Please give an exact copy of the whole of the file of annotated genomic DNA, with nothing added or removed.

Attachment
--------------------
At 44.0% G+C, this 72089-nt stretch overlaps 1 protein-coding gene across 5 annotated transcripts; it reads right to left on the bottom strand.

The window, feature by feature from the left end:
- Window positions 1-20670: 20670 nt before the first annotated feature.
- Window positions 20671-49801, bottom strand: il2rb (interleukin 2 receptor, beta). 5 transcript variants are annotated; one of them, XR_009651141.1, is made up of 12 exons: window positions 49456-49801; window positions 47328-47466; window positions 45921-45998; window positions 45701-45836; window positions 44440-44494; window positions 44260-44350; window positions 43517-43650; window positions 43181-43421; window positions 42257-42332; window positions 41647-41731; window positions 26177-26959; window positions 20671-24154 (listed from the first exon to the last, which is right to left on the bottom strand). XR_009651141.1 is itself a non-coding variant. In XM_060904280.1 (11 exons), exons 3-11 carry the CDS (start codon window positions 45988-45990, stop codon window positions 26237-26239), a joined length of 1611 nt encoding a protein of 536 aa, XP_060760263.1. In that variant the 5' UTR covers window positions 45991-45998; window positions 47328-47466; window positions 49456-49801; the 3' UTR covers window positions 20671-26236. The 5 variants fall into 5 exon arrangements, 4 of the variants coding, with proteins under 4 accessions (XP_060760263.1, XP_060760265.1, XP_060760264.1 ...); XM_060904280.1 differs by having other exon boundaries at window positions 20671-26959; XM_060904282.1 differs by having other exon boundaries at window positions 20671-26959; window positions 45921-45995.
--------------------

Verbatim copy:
At 44.0% G+C, this 72089-nt stretch overlaps 1 protein-coding gene across 5 annotated transcripts; it reads right to left on the bottom strand.

The window, feature by feature from the left end:
- Window positions 1-20670: 20670 nt before the first annotated feature.
- Window positions 20671-49801, bottom strand: il2rb (interleukin 2 receptor, beta). 5 transcript variants are annotated; one of them, XR_009651141.1, is made up of 12 exons: window positions 49456-49801; window positions 47328-47466; window positions 45921-45998; window positions 45701-45836; window positions 44440-44494; window positions 44260-44350; window positions 43517-43650; window positions 43181-43421; window positions 42257-42332; window positions 41647-41731; window positions 26177-26959; window positions 20671-24154 (listed from the first exon to the last, which is right to left on the bottom strand). XR_009651141.1 is itself a non-coding variant. In XM_060904280.1 (11 exons), exons 3-11 carry the CDS (start codon window positions 45988-45990, stop codon window positions 26237-26239), a joined length of 1611 nt encoding a protein of 536 aa, XP_060760263.1. In that variant the 5' UTR covers window positions 45991-45998; window positions 47328-47466; window positions 49456-49801; the 3' UTR covers window positions 20671-26236. The 5 variants fall into 5 exon arrangements, 4 of the variants coding, with proteins under 4 accessions (XP_060760263.1, XP_060760265.1, XP_060760264.1 ...); XM_060904280.1 differs by having other exon boundaries at window positions 20671-26959; XM_060904282.1 differs by having other exon boundaries at window positions 20671-26959; window positions 45921-45995.